If you’re thinking of starting your own recruitment firm, one of the areas where you need to invest in some research is employment law. It seemed like employment law was static for many years and over the past few years has been changing so much it’s hard to keep track. There are a number of legal requirements for recruitment firms; here is a partial list of some of the most important. (Disclaimer: This is NOT legal advice. Please consult an attorney who specializes in employment law.)
The United States Equal Employment Opportunity Commission enforces a number of laws related to hiring practices, particularly those that are related to discrimination of protected classes. Recruitment firms are generally required to follow all of these laws if they regularly refer employees to employers, even if you don’t get paid for those referrals. Some of these laws include:
- Age Discrimination in Employment Act
- Americans with Disabilities Act
- Equal Pay Act
- Pregnancy Discrimination Act
- Title VII of the Civil Rights Act
These laws govern, among other things, information that you collect about job seekers, information you store about job seekers, and information you share about job seekers. Discrimination is not permitted in any part of the hiring process. Recruitment firms that are found guilty of violating these laws may be subject to significant civil and punitive damages that make it difficult for a business to continue operating.
Depending on location, there are legal requirements for recruitment firms that require different types of licensing. In addition to a general business license, there may be requirements for sales tax licenses, individual licenses, and more.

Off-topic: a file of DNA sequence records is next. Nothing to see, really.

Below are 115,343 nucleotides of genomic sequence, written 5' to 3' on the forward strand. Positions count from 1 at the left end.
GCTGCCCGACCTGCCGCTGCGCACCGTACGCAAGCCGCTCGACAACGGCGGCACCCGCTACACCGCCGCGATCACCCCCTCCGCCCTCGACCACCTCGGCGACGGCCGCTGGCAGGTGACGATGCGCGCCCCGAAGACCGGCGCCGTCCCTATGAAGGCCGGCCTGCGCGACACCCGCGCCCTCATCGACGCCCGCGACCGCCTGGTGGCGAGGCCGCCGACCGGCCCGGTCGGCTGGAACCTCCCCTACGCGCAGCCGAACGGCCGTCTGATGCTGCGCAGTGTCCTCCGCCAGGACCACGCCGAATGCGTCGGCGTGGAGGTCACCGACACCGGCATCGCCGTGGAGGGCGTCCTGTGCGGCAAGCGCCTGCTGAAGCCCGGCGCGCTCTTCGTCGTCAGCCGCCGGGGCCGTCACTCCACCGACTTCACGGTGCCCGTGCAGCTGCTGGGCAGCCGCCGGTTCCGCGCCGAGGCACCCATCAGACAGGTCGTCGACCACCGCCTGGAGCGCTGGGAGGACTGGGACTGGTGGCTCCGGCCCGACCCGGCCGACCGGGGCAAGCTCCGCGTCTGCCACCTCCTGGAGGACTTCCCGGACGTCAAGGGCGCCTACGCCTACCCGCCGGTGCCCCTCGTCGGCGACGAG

Employee Classification and Compliance
Whether you’re hiring people for your own team or working with clients, it’s important to understand the difference between employees and 1099 contractors. This is an area that gets a lot of scrutiny with many organizations running afoul of the law. Generally, if an organization controls when, where, and how someone works, they’re an employee. If you’re thinking about offering contract staffing to your business mix, you’ll also need to understand compliance (or hire a good EOR partner) for things like insurance, taxes, and other benefits.
Background Checks and Drug Screening
A number of US states and the federal government have legal requirements for recruitment firms surrounding background checks and drug screening. In many places, there are limits on when a background check can happen, what kind of information can be obtained, and whether or not permission is required. “Ban the Box” legislation seeks to exclude criminal history from employment decisions. As more and more US states decriminalize marijuana (while it currently remains illegal at the federal level), drug screening laws are another area that is rapidly changing.
Other Legal Requirements for Recruitment Firms
Employment law draws a lot of interest among lawmakers at both the state and federal levels (and internationally as well). States like California and New York often lead the way with new legislation that gets adopted in other states as well. This includes new legislation like salary history laws, salary ranges on job postings, and website accessibility. These laws often transcend geographical borders, so you and your clients may need to comply with laws in states other than the state where you are doing business. Because the laws are changing so rapidly, many employers are not aware of them. You may find that you’ll need to educate clients, push back against illegal practices or potentially stop working with them. Ongoing legal education will need to be part of your business practices and as always, access to a good attorney is paramount.